RFID too broadly named?

edited February 2016 in RFID/NFC
Hi so I was thinking RFID and NFC are kinda the same thing only one is near field and one is not. A quick Google search states NFC is a subset of RFID.

That being said is there a proper name for the class of RFID that is generally mentioned?


  • That is like Googleing ford engine to some degree, and I agree with that it is a subset to rfid.... Just a evolution of it....
  • So you don't think the name RFID is a broad name for something that has multiple types? Even NFC is more like a protocol to me. ( by protocol I mean how it works as in, near field communication)
  • I think it is okay. It's just describing a technology that all works on the same basic principle. They same way if I said Internal Combustion Engine, you'd know what I was talking about. Regardless of the many different types of engines there are, they all work on the same basic principle
  • edited February 2016
    @chrisbot No disagreement, but there are extremely important and huge differences between two strokes and four stroke and six stroke ICE's. What you can do with one will destroy another. >~<

    RFID is still useful as a blanket term in the same regard, and like an ICE, will share many many fundamental theories of operation, but there can also be large differences.
  • @Zerbula, my point exactly
  • I see both your points but if I asked some one to help with an ICE and said it wasn't starting. You could give me a number of things to try that wouldn't work because it simply wasn't apart of that type. That's why there are names put to each one if I said a triton engine a gear head would know I'm talking ford or if I said Cummings diesel a gear head would know it. Just like a tech person would be able to tell the difference on circuit boards for what they can do.

    But if I didn't ask with a specific piece of information they couldn't help.
    If I wanted to ask about an RFID chip that works only close up I wouldn't necessarily be wrong in the word use since they both are radio frequency.
  • You wouldn't be wrong. ^^

    It is that lack of information that creates confusions. NFC does fall under RFID. But the same way you are describing those engines, What about the humble little 4-MIX engine? If you run gasoline without oil mixed in through it, you will destroy the engine. It has valves and timing. It's a four stroke principle engine that still needs two stroke full synthetic mix to run right. Or rather, run properly at all.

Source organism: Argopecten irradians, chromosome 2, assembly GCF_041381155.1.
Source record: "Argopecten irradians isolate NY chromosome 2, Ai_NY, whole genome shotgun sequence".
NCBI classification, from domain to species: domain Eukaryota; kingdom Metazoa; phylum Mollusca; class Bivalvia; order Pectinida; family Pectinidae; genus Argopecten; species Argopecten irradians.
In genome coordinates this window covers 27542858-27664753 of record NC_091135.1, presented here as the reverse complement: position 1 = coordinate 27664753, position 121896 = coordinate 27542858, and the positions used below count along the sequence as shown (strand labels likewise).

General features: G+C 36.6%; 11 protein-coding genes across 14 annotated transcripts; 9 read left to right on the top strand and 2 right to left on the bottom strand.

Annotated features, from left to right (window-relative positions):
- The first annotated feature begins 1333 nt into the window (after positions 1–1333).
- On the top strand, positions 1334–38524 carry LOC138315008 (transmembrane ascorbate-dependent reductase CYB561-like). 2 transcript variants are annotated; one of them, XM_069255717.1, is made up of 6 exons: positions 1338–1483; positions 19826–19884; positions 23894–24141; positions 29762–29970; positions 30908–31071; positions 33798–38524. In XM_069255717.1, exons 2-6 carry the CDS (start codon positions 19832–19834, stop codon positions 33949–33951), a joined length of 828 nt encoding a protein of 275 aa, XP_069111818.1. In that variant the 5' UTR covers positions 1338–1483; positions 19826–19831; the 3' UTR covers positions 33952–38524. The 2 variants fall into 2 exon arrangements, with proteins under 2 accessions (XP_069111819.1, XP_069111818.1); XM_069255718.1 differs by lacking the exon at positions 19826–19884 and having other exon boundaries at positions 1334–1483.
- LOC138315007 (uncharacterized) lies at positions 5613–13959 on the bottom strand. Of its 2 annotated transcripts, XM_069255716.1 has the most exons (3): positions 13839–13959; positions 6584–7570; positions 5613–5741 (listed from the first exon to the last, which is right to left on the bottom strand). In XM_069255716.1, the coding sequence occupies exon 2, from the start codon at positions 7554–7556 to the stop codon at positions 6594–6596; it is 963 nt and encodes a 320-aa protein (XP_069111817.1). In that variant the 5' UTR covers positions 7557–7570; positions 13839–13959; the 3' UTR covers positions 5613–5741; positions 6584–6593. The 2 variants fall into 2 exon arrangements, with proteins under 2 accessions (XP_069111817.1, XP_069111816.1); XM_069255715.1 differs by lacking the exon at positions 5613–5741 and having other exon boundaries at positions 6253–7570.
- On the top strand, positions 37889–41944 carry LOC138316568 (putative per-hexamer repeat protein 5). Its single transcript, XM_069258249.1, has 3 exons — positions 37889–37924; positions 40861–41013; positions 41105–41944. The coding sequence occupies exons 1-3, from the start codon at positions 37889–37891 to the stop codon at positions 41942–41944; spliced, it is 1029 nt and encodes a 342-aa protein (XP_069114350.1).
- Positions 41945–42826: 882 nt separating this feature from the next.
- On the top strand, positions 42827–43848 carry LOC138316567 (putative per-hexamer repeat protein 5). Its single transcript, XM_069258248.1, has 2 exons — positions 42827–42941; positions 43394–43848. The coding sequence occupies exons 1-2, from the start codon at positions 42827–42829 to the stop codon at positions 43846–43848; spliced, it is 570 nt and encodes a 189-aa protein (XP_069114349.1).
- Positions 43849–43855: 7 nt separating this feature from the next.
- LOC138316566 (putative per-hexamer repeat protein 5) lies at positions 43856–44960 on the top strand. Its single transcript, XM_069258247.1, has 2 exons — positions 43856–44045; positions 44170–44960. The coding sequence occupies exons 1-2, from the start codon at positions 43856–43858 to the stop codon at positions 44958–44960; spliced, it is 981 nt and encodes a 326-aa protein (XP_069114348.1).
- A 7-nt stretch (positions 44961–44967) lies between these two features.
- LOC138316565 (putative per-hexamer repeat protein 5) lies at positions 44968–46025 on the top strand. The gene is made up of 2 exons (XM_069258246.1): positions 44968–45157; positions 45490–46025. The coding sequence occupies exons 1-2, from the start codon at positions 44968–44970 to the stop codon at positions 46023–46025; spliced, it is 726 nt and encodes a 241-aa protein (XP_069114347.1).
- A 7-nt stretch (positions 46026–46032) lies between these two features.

AWESOME engine. But just one little problem. x-x

  • @MeanderPaul, I think I understand now. What you're saying is just like there can be be different types of engines, (2-stroke, 4-stroke, etc) that all have their own specifications and such, the same is true for RFID.

    Which is why there should be names for the different types of RFID systems/tags/protocols used, other than just RFID. Am I correct?
  • RFID is precisely as broad as it needs to be. As it stands for "Radio Frequency IDentification" it encompasses any system using radio frequencies with a code as a unique identifier.  There are sub-types of simple  RFID and more complex systems like NFC (which is different enough to warrant a separate name). Having a separate name for every subset of simple RFID, which operate on the same principles but different energies, would make the whole concept more cumbersome.

    If you want to refer to subcategories of RFID, you should be using the frequency.

    The ones implanted are usually low or medium frequency, since UHF is fairly readily absorbed by skin.
  • @chrisbot absolutely what I meant.

    @electricfeel so other then using the frequency to name the RFID there is no other true name of what we refer to as RFID if I'm understanding correctly.
  • RFID is a category, like magnet. Subtypes are described by characteristic, which for RFID is frequency.
  • Ok that makes it real simple thank you @electricfeel
Sign In or Register to comment.